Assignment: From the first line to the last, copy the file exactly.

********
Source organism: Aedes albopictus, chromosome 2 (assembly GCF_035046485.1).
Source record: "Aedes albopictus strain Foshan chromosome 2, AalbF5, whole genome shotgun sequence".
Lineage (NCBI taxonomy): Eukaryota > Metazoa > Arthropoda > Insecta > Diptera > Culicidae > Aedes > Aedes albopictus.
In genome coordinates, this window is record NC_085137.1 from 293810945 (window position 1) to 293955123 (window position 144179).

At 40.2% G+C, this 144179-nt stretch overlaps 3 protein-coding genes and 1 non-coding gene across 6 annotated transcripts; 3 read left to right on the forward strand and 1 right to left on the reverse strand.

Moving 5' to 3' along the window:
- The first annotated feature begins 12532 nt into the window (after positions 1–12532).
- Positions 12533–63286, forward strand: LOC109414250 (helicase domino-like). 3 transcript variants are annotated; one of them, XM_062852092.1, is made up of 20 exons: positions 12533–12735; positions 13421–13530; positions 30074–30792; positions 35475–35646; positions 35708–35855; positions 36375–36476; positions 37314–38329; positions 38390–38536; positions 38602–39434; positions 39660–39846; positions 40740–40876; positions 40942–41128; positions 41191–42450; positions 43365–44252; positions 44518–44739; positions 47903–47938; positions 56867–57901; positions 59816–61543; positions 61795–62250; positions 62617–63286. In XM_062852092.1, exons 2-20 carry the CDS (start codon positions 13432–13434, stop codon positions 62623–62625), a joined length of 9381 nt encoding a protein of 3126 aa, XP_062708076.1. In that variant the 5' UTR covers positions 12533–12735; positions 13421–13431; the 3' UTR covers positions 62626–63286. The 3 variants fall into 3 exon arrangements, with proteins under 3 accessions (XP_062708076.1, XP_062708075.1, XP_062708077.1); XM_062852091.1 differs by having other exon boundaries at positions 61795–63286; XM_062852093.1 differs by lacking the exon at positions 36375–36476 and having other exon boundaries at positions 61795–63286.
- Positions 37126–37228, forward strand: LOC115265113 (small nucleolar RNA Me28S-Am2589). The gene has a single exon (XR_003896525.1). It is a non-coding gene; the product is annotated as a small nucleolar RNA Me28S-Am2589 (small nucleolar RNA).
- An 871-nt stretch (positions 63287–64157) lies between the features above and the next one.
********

Source organism: Aedes albopictus, chromosome 2 (assembly GCF_035046485.1).
Source record: "Aedes albopictus strain Foshan chromosome 2, AalbF5, whole genome shotgun sequence".
Lineage (NCBI taxonomy): Eukaryota > Metazoa > Arthropoda > Insecta > Diptera > Culicidae > Aedes > Aedes albopictus.
In genome coordinates, this window is record NC_085137.1 from 293810945 (window position 1) to 293955123 (window position 144179).

At 40.2% G+C, this 144179-nt stretch overlaps 3 protein-coding genes and 1 non-coding gene across 6 annotated transcripts; 3 read left to right on the forward strand and 1 right to left on the reverse strand.

Moving 5' to 3' along the window:
- The first annotated feature begins 12532 nt into the window (after positions 1–12532).
- Positions 12533–63286, forward strand: LOC109414250 (helicase domino-like). 3 transcript variants are annotated; one of them, XM_062852092.1, is made up of 20 exons: positions 12533–12735; positions 13421–13530; positions 30074–30792; positions 35475–35646; positions 35708–35855; positions 36375–36476; positions 37314–38329; positions 38390–38536; positions 38602–39434; positions 39660–39846; positions 40740–40876; positions 40942–41128; positions 41191–42450; positions 43365–44252; positions 44518–44739; positions 47903–47938; positions 56867–57901; positions 59816–61543; positions 61795–62250; positions 62617–63286. In XM_062852092.1, exons 2-20 carry the CDS (start codon positions 13432–13434, stop codon positions 62623–62625), a joined length of 9381 nt encoding a protein of 3126 aa, XP_062708076.1. In that variant the 5' UTR covers positions 12533–12735; positions 13421–13431; the 3' UTR covers positions 62626–63286. The 3 variants fall into 3 exon arrangements, with proteins under 3 accessions (XP_062708076.1, XP_062708075.1, XP_062708077.1); XM_062852091.1 differs by having other exon boundaries at positions 61795–63286; XM_062852093.1 differs by lacking the exon at positions 36375–36476 and having other exon boundaries at positions 61795–63286.
- Positions 37126–37228, forward strand: LOC115265113 (small nucleolar RNA Me28S-Am2589). The gene has a single exon (XR_003896525.1). It is a non-coding gene; the product is annotated as a small nucleolar RNA Me28S-Am2589 (small nucleolar RNA).
- An 871-nt stretch (positions 63287–64157) lies between the features above and the next one.